This year, Zaslav is joined on the roster of the 25 most overpaid CEOs by the leaders of Estee Lauder, Intel, Las Vegas Sands, Coca-Cola, JPMorgan Chase and Walt Disney (though the Disney CEO in 2021, Bob Chapek, was ousted last December).
The rankings are based on a three-pronged measure encompassing a calculation of five-year shareholder returns by HIP Investor, a consulting firm specializing in environmental, social and corporate governance issues; the magnitude of shareholder votes opposing the CEO’s pay; and the CEO-to-median worker pay ratio required to be disclosed in every company’s annual public filings. They’re then combined into a single ranking.
By that measure, Zaslav deserved to collect about $13.9 million in 2021, implying that he was overpaid by about 94%.
Of the three factors, the shareholder vote may be the most interesting. The 2010 Dodd-Frank Act gave shareholders a say on executive pay, albeit a relatively toothless one — the vote can only be advisory, not binding.
Still, there are clear indications that shareholders are increasingly discontented with the tens or hundreds of millions of dollars being siphoned off to the CEOs.
At first glance, the antiCEO shareholder vote at some companies with bloated CEO pay may look modest, but that’s because many of those companies have heavy insider shareholdings or two-tier share voting rights that give insiders multiple votes per share.
As You Sow focuses on the say-on-pay votes by large institutional investors, which have to disclose their votes in public filings to the Securities and Exchange Commission.
That gives a more accurate picture of shareholder opinion, As You Sow says. The cosmetics firm Estee Lauder, whose CEO Fabrizio Freda ranks second to Zaslav in the excess pay rankings, reported that 91% of its shares were voted in support of Freda’s pay. That reflected the stock ownership of the Lauder family, whose shares carry 10 votes each. The vote of institutional investors, whose shares carry one vote each, went 70% against Freda.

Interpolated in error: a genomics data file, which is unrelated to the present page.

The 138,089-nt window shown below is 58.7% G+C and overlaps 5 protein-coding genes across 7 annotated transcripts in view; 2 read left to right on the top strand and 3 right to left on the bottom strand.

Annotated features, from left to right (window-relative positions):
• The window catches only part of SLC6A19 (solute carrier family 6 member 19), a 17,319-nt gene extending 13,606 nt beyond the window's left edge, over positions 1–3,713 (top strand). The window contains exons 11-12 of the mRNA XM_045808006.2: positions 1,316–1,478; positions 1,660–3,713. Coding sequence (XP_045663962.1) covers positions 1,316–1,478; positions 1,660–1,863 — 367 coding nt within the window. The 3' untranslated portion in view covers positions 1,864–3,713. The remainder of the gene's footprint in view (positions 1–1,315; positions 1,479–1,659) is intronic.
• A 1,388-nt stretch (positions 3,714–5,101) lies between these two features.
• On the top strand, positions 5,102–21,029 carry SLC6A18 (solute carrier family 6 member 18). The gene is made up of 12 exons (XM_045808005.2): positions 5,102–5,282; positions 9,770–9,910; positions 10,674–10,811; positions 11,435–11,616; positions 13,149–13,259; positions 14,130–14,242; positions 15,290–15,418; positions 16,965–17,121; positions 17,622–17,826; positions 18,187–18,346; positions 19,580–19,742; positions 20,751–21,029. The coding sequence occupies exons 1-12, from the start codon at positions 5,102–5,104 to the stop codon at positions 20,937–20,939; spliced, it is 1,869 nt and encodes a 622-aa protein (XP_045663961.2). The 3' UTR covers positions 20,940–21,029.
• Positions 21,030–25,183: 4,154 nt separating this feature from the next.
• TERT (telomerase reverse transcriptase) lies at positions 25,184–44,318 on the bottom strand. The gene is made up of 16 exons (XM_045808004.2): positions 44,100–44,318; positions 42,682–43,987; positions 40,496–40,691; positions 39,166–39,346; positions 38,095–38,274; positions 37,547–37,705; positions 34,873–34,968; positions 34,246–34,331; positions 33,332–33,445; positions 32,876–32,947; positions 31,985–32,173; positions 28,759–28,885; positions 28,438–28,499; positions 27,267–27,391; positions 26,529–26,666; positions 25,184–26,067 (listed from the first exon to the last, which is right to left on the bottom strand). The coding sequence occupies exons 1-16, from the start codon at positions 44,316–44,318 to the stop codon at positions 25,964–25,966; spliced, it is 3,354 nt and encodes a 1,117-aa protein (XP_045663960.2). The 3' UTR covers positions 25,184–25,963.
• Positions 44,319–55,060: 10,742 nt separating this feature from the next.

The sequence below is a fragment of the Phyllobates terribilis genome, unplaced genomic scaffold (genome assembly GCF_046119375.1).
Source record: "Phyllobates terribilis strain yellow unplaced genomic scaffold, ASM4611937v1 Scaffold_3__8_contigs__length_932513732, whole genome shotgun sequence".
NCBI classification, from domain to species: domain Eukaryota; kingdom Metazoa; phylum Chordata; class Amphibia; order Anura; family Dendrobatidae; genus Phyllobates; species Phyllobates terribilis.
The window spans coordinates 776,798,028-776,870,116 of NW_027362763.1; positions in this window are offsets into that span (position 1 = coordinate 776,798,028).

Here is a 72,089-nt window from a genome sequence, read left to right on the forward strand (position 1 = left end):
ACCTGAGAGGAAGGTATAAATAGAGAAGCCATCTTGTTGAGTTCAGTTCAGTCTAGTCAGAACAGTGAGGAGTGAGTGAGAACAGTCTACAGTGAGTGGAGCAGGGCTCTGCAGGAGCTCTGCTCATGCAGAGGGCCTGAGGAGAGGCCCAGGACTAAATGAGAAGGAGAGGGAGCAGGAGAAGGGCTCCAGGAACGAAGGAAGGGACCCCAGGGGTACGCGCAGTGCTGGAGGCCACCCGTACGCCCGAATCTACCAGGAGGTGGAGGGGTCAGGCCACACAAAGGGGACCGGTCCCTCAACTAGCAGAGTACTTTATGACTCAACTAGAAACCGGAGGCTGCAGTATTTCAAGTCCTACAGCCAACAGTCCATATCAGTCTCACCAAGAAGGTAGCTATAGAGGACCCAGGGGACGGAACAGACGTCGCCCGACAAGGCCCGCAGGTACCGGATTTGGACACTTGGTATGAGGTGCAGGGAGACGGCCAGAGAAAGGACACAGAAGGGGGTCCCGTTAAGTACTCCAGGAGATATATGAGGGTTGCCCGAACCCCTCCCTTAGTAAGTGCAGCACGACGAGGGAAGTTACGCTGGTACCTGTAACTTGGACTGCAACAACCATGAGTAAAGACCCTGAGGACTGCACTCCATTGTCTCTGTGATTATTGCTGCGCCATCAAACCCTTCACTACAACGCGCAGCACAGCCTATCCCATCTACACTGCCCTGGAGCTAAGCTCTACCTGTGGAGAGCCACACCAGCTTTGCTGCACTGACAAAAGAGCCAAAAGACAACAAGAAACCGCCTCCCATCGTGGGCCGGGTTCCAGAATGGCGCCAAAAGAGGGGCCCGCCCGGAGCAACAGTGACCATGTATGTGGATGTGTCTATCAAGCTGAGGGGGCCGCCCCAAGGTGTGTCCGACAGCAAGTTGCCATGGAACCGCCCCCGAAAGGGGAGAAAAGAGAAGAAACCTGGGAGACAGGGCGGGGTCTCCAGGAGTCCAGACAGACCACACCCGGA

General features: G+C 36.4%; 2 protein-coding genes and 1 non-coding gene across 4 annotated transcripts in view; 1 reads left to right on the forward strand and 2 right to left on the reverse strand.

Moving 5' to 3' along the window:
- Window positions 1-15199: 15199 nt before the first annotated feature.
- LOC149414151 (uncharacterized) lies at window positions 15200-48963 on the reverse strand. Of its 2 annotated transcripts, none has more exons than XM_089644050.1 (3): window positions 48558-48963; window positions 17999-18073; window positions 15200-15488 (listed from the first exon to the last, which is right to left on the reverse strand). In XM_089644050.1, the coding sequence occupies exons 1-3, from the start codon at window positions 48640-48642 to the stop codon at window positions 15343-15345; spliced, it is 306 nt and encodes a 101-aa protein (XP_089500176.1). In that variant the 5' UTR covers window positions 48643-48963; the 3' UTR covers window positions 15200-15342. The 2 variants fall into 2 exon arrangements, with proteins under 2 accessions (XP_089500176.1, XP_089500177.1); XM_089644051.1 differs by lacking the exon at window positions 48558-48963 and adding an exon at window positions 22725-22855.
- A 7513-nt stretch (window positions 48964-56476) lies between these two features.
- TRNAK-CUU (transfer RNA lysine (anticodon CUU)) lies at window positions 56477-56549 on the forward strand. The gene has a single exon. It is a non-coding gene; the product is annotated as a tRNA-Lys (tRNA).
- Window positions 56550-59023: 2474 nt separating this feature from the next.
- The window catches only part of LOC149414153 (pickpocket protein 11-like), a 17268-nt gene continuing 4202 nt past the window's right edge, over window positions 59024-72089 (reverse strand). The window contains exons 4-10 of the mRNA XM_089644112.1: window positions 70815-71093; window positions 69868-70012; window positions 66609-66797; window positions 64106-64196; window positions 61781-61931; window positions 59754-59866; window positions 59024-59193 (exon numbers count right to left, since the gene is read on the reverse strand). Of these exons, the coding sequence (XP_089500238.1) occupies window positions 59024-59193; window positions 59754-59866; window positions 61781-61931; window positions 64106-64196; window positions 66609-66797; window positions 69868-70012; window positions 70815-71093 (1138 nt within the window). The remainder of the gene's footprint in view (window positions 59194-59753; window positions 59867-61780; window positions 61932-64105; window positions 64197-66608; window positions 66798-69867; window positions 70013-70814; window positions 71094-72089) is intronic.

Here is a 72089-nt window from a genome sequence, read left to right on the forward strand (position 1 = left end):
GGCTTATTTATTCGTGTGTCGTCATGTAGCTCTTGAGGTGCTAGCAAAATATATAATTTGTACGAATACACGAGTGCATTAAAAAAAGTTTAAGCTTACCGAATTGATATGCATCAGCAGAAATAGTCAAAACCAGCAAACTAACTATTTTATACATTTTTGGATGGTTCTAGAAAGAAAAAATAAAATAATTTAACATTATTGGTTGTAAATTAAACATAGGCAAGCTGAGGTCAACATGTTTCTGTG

Some big institutions have turned increasingly negative on executive pay packages, especially those with the red flags of excessiveness. CalPERS, the largest public pension fund in the country, voted against 79% of As You Sow’s 100 most overpaid CEOs in 2022, up from 76% the year before.
The University of California pension fund voted against the CEO pay of 83% of S&P 500 companies and 90% of the Overpaid 100. Among its targets was Tim Cook, the CEO of Apple, who received about
$99 million in 2021 and again in 2022. UC’s objection was that the vast bulk of Cook’s pay was not related to the company’s performance but would be paid out over time no matter what.
Private institutional investors such as BlackRock and Vanguard tend to be more complaisant about CEO pay — except for European funds. “They vote against U.S. CEOs at a much higher rate,” Weaver told me. “They know that there are many CEOs in many countries working very hard without requiring excess pay.”
Excessive CEO pay is largely a U.S. phenomenon. Consider the global auto industry: In 2021, As You Sow documents, Volkwagen’s revenues were more than twice those of Ford and General Motors. The German company’s CEO collected $9.1 million in compensation; Ford’s CEO received $22.8 million (more than twice VW’s) and GM’s CEO received $29.1 million (three times VW’s).
For obvious reasons, corporate managements absolutely detest these sorts of analyses and generally respond to them with maximal defensiveness.
Warner Bros. Discovery, for example, defended Zaslav’s pay package to Reuters by asserting that the CEO would have to reach ambitious performance goals to collect the money awarded through equity grants. “The vast majority of the headline number is theoretical,” a spokesman said.
Yet it’s more likely that the equity grants, which tend to constitute the bulk of outsized compensation packages, understate the executives’ ultimate pay. More often than not, according to a study by Josh Bivens and Jori Kandra of the labor-affiliated Economic Policy Institute dating back to 1965, executives’ realized compensation — that is, the amount they received by exercising stock and option grants — has exceeded the reported value of those grants the year they were awarded.
Can anything rein in CEO pay? A prohibition on deductions for cash executive pay over $1 million, instituted in 1994, spurred the rise in performancebased equity awards because they were exempted from the cap. The Republicans’ 2017 tax cuts repealed the exemption, but companies have responded by simply increasing the cash component of pay packages.
Shareholder votes may have begun to yield fruit. Pay packages at Activision Blizzard, Chipotle and Hilton, among other corporations, were cut after strong shareholder votes against them; but it’s unclear how much the votes had to do with the pay cuts, since some of those companies also suffered business reversals that might have triggered the cuts anyway. At Apple, Cook recently got a 40% pay cut, to $49 million; the company said he asked for the cut after shareholder approval for his pay package dropped sharply.
Weaver takes heart from the ever-increasing public attention being paid to exorbitant CEO pay. “It’s a very popular issue and not particularly a partisan issue. I’m hopeful we’re going to end the ‘greed is good’ era, eventually.”